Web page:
Why Drum Brakes Make Sense on EVs
Drum brakes aren’t as old-fashioned as most people believe, but even so, these wouldn’t be the first choice for the rear wheels of 1600 kg car like the new Volkswagen ID.3. Why the German engineers opted for this solution, you ask?
Compared to drums, discs shine primarily when it comes to performance, meaning stopping power, especially in wet weather. These also dissipate heat noticeably better, which means they will do better job when the brake needs to be applied at short intervals, such as in an urban scenario or racetrack. But whenever engineers can employ drum brakes without significantly affecting the car’s intended function, they will.
Drum brakes are on the verge of extinction from medium to high end modern passenger cars. However, they have made an appearance on Volkswagen's new ID.3 & ID.4 electric crossover on rear axle. The low-cost antiquated technology is often seen in low end cars as a measure to keep the overall vehicle’s cost in check. So, what made VW choose the same for their latest technologically superior electric offerings. Is it to lower down the costs or there is some thought out strategy?
Let’s try to understand:
Rear brakes are used so rarely (remember, the motor on the rear axle does all the regenerative braking before the physical brake needs to kick in, first in front and if necessary in the back) that the disk would corrode. In practice, I think you’d experience “sticky” braking.
Rear drum brakes are used primarily to decrease rolling resistance. The disc brake pads have the tendency to slightly drag on the rotors as the vehicle is coasting. Drum brakes, just by nature of their design, do not have this tendency. Drag reduction leads to increased mileage.
EV's regenerative braking system handles most of the stopping. This leads to long inactive periods for brakes which further cause disc to corrode specially in the case of Rear Brakes. This means that the brakes no longer work evenly and may pull the car to one side. Drum brakes offer superior performance and reactivity after long periods of disuse as they form a closed system as opposed to Disc Brakes.
EVs are capable of getting all the braking they need in non-emergency situations from regenerative braking. Hence, the friction brakes are only needed to provide enough stopping power to make up the difference in an emergency situation. Due to dynamic load transfer during braking in majority of cars, all braking power is provided by the front brakes. Rear brakes are left with not much work to do.
What Does Regenerative Braking Do?
Regenerative braking uses the excess energy produced by a moving vehicle to charge the batteries, thus slowing down the car.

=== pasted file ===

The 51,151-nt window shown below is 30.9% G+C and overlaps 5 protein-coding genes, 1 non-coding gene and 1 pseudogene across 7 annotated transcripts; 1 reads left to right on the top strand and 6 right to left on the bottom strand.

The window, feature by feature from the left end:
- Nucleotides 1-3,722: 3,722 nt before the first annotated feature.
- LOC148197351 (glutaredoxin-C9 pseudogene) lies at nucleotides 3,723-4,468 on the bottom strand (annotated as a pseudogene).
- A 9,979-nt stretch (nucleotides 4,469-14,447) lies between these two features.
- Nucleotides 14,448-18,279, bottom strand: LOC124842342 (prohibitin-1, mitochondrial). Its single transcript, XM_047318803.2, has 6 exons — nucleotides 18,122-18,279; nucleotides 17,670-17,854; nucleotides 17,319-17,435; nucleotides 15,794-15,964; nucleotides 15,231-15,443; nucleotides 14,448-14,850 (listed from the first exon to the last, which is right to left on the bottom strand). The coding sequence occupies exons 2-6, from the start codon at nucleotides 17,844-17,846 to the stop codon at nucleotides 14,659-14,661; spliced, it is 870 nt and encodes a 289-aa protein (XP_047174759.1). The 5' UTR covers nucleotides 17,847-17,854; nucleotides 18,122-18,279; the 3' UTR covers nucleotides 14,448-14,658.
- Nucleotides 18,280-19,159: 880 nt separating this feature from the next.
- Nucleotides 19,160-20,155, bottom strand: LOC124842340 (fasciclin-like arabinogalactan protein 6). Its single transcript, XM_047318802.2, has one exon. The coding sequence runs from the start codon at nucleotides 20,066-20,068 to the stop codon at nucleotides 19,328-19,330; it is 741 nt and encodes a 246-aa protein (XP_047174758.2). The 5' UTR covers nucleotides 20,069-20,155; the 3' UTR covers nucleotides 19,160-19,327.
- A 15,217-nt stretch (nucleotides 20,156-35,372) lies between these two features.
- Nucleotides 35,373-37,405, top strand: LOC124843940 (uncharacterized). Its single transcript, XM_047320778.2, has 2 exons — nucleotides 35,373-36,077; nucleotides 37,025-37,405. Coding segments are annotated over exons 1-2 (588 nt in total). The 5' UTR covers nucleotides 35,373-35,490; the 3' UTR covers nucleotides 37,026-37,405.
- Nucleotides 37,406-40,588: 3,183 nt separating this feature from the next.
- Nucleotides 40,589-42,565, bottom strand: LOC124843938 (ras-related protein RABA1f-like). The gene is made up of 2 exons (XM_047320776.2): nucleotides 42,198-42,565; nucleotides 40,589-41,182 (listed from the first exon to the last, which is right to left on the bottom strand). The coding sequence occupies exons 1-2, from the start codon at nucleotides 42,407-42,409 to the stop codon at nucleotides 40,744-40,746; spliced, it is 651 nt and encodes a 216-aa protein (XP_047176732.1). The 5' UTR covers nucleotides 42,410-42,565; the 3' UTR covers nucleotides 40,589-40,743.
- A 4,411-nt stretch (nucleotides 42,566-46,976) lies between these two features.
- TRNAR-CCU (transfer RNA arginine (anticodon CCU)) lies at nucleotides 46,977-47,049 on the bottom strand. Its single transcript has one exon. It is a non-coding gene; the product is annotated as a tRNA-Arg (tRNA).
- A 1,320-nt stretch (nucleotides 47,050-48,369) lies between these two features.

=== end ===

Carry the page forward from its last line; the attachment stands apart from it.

Normally, all that motion energy is wasted through the brake pads and discs in the form of heat. Brakes get red hot and wear out with use, so why not tap into all that excess energy? It has to go somewhere and regenerative braking simply puts as much as possible back into the batteries.
The operational principles of regenerative braking are simple, but they require special motors as IPM ones (SMAC Serie).
If you’ve ever driven an electric vehicle, you’ll know that its deceleration is a lot closer to a gas car with a manual transmission than a run-of-the-mill automatic. These cars decelerate quickly when you take your foot off the gas and usually don’t coast much.
This is both a design characteristic that improves safety and a result of regenerative braking in action. The load on the front motors, which generates power, also slows down the car—which makes coasting impossible.
Although it may be annoying at first, it’s actually a great way to reduce your chances of having an accident. If you’re inattentive and take your foot off the pedal, the car won’t keep blasting down the road without direct input.
Also, coasting is illegal in many areas due to the fact that a coasting car is technically out of control. This was once a major issue with manual transmissions, as drivers who chose to coast instead of using engine braking wore out brake pads faster and increased their stopping distance on hills.
Structure of Drum Brakes
Drum brakes are a brake system with brake drums (rotor) which rotate with the wheels. Inside each drum are brake shoes fitted with brake linings (friction material). Pistons (pressure mechanism) press against the drums from the inside to generate braking force, thus making is possible to decelerate and stop the vehicle.
How Drum Brakes Work
When the driver steps on the brake pedal, the power is amplified by the brake booster (servo system) and changed into hydraulic pressure (oil-pressure) by the master cylinder. The pressure reaches the brakes on the wheels via tubing filled with brake oil (brake fluid). The delivered pressure pushes the pistons on the brakes of the four wheels. The pistons press the brake linings, which are friction materials, against the inside surfaces of the brake drums which rotate with the wheels. The linings are pressed on the rotating drums, which in turn decelerate the wheels, thereby slowing down and stopping the vehicle.
Changing the public’s perception of drum brake technology as being antiquated and inferior to discs remains a challenge. But while we likely will never see a return of four-wheel drum systems, especially not in any high-performance and sports vehicles, “For city driving, we think it's the best technology that makes sense here for EVs.”
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